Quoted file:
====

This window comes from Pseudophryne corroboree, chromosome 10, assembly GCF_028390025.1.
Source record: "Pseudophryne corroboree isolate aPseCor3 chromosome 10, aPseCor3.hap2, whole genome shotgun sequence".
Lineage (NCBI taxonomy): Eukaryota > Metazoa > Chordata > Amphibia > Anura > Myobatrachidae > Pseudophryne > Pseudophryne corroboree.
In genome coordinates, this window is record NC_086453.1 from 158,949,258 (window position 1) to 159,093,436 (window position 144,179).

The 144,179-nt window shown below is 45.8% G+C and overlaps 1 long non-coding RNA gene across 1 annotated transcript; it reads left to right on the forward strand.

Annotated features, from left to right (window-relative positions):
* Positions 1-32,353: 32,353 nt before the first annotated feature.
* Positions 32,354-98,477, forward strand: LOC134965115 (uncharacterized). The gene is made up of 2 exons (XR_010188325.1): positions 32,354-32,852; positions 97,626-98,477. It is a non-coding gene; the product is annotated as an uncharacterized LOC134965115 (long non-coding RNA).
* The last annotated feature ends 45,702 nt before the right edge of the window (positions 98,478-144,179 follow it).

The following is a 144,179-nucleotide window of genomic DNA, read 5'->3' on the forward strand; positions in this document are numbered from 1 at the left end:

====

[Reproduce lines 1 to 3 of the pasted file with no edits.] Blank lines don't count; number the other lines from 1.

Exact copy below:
This window comes from Pseudophryne corroboree, chromosome 10, assembly GCF_028390025.1.
Source record: "Pseudophryne corroboree isolate aPseCor3 chromosome 10, aPseCor3.hap2, whole genome shotgun sequence".
Lineage (NCBI taxonomy): Eukaryota > Metazoa > Chordata > Amphibia > Anura > Myobatrachidae > Pseudophryne > Pseudophryne corroboree.